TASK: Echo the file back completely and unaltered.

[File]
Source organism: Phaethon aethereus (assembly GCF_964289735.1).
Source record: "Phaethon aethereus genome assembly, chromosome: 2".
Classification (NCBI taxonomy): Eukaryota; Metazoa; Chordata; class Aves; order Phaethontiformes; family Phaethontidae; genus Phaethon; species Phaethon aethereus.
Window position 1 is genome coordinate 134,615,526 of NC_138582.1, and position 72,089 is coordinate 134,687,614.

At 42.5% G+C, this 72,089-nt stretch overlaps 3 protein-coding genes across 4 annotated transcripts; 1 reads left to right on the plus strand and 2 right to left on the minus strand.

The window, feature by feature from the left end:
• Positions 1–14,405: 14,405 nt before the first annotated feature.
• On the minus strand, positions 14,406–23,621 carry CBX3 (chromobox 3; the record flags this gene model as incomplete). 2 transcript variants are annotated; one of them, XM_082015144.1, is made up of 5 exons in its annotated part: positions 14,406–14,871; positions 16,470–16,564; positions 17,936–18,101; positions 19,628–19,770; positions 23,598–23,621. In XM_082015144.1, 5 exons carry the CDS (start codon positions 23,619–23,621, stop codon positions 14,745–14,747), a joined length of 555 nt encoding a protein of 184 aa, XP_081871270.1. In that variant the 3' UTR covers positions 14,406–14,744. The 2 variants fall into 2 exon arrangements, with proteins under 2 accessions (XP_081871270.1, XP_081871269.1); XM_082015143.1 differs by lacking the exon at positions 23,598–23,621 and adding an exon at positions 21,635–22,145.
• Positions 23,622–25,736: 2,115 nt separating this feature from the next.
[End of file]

Source organism: Phaethon aethereus (assembly GCF_964289735.1).
Source record: "Phaethon aethereus genome assembly, chromosome: 2".
Classification (NCBI taxonomy): Eukaryota; Metazoa; Chordata; class Aves; order Phaethontiformes; family Phaethontidae; genus Phaethon; species Phaethon aethereus.
Window position 1 is genome coordinate 134,615,526 of NC_138582.1, and position 72,089 is coordinate 134,687,614.

At 42.5% G+C, this 72,089-nt stretch overlaps 3 protein-coding genes across 4 annotated transcripts; 1 reads left to right on the plus strand and 2 right to left on the minus strand.

The window, feature by feature from the left end:
• Positions 1–14,405: 14,405 nt before the first annotated feature.
• On the minus strand, positions 14,406–23,621 carry CBX3 (chromobox 3; the record flags this gene model as incomplete). 2 transcript variants are annotated; one of them, XM_082015144.1, is made up of 5 exons in its annotated part: positions 14,406–14,871; positions 16,470–16,564; positions 17,936–18,101; positions 19,628–19,770; positions 23,598–23,621. In XM_082015144.1, 5 exons carry the CDS (start codon positions 23,619–23,621, stop codon positions 14,745–14,747), a joined length of 555 nt encoding a protein of 184 aa, XP_081871270.1. In that variant the 3' UTR covers positions 14,406–14,744. The 2 variants fall into 2 exon arrangements, with proteins under 2 accessions (XP_081871270.1, XP_081871269.1); XM_082015143.1 differs by lacking the exon at positions 23,598–23,621 and adding an exon at positions 21,635–22,145.
• Positions 23,622–25,736: 2,115 nt separating this feature from the next.